Please subscribe to my newsletter, Zoe’s Zigzags, and receive a free short story.”

Author Zoe M. McCarthy Newsletter Signup

Follow Blog Via Email

Enter your email address to subscribe to this blog and receive notifications of new posts by email.

Join 3,836 other subscribers
-874Days -4Hours -1Mins -50Secs

American Christian Fiction Writers

American Christian Fiction Writers

You may also like


  1. Kathy Bailey

    This is a good tutorial, Zoe. I haven’t used a lot of humor in my books and have been called on it a couple of times. My themes are fairly weighty, but I think I could leaven them with a sprinkling of humor. I’m fairly funny in person, but my humor is that dry New England wit and also a lot of parody and satire, which doesn’t go over well everywhere. I agree with some of your “bad” examples. Slapstick only worked in a simpler time. I’ve been watching a lot of “Cheers” reruns, mostly because there is nothing new EVEN ON PBS, and I’m still amazed at the repartee between the iconic Sam and Diane. He thinks he’s “got” her and she zings him right back, or vice versa. It’s been compared to a modern-day “Taming Of the Shrew.” If I could do that, sigh…But I’ll do something else.
    Thanks for the post.
    Kathy Bailey

    • Zoe M. McCarthy

      Kathy, funny you should mention zinging. I’m doing a workshop in which I’m sharing some subjects, including writing zingers, from my book coming out later this year, Tailor Your Fiction Manuscript in 30 Days. I have to watch out for being too snide in my story humor. It can make a character more unlikeable than funny. Thanks for commenting.

  2. Mary Felkins

    Humor for me is so important in any genre. But you are right: it must be handled correctly. Great post!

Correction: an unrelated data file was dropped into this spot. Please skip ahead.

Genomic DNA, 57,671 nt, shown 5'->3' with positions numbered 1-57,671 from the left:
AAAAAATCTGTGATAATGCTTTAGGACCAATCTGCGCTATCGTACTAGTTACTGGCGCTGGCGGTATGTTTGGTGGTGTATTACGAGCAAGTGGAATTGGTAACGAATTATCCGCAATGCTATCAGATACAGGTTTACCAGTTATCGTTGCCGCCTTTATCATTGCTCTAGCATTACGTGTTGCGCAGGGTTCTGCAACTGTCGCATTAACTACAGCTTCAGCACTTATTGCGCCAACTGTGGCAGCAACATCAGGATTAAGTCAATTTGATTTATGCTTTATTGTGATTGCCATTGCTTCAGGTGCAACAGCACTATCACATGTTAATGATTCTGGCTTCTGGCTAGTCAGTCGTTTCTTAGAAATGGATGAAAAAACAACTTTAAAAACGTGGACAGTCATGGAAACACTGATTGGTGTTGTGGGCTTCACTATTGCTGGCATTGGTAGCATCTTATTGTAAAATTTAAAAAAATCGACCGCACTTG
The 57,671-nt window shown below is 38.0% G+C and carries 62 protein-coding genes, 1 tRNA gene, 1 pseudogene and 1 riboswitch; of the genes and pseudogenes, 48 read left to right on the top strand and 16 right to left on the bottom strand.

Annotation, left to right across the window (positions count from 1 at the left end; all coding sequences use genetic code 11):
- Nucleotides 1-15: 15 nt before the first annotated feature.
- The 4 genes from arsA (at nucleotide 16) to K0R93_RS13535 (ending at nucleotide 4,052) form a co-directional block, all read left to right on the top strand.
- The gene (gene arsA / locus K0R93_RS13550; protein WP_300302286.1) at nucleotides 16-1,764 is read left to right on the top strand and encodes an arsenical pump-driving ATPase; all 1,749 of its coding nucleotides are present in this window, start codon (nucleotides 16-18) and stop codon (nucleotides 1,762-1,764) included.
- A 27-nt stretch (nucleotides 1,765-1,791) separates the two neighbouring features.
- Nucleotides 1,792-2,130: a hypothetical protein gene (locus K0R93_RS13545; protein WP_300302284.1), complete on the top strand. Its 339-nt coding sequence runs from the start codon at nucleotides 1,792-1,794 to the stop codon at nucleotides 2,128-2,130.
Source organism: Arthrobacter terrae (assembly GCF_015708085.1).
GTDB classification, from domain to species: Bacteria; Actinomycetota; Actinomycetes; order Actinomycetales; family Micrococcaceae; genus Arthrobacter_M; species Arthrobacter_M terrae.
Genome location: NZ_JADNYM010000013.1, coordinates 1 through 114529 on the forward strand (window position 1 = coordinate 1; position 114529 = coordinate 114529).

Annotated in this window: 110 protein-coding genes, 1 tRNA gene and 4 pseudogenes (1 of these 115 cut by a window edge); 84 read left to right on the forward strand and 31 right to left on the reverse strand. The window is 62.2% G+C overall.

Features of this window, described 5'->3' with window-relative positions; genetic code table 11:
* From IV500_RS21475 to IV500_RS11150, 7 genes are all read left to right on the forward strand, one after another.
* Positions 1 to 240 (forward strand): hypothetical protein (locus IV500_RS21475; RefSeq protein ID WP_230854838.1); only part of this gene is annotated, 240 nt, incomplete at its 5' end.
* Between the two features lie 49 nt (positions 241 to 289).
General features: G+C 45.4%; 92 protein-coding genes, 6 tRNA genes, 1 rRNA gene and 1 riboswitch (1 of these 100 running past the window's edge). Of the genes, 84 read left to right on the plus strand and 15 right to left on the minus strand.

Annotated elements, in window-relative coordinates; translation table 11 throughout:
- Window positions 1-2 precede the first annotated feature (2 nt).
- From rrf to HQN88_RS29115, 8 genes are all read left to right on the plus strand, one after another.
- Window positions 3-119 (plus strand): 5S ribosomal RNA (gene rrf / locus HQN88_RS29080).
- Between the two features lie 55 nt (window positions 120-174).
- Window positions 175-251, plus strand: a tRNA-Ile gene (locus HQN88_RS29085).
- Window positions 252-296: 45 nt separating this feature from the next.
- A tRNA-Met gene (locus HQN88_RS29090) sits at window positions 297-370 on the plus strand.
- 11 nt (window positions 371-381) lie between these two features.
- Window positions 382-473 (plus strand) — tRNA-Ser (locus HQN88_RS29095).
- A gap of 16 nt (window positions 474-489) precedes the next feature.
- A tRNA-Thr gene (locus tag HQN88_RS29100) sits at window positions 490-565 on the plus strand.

• Zoe M. McCarthy

      Mary, I like how writers follow a gruesome scene in a thriller with a scene containing humor to give the reader a break to catch his breath and slow his heart.

  3. Sheri Dean Parmelee

    Zoe, I’m with you in that humor allows us an “ah” moment to chill out a moment. I like the cartoon character who is always after the acorn, but sometimes his attempts go on a bit longer than I would like. Hopefully, no one would say that about my writing.

    • Zoe M. McCarthy

      Sheri, that character always after the acorn is one of those cases, I think, that loses the surprise for the viewer after a while.

  4. Larry W. Timm

    Great post, Zoe. You are so right that humor can have a fitting place in every genre. I love reading and writing suspense, and when I find moments that make me smile or laugh, it draws me closer to the story and/or to a certain character. Thanks again for the post.

    • Zoe M. McCarthy

      Larry, I think you’re right about getting closer to a character when they make you smile. I fell in love with a blind secondary character and often use him as an example when I’m talking about secondary characters. His wit made me smile.

  5. Laurean Brooks

    Cute excerpt, Zoe. Lol. It tickled my funnybone. I add humor to all my stories, and love to find it in the romance novels I read.

    • Zoe M. McCarthy

      Hi Laurean, I also enjoy books with humor, but I also realized I love the element of tenderness among all the conflicts. So, my books in which opposites distract contain humor and tenderness.

  6. Laurean Brooks

    Just my humble opinion, but I like to copy Michael Landon’s method in “Little House On The Prairie.” You laugh one minute, cry the next. But he ALWAYS added humor to even the most solem, sad show.

    I believe that keeping the reader on an emotional roller coaster, keeps her/him glued to the story. To quote Author and writing coach, Dr. John Yeoman, ” A brishk or upbeat scene should always be followed by a trough of reflection or tranquility. And vice-versa. It works. Just as in the beating of a heart. Or in the rhythms of life.”

    I wrote this quote down and keep it in front me me as I work.

    • Zoe M. McCarthy

      Laurean, you hit on an effective way to use humor. After particularly scary, intense scenes or very sad scenes writers will have a humorous scene to give the reader a chance to collect himself. I noticed this when I watched crime series on TV. After a gruesome scene, the next scene would have the detectives back in the office bantering with each other. Some writers will have a slow paced scene after a fast, heart pumping scene for the same reason.

Pin It on Pinterest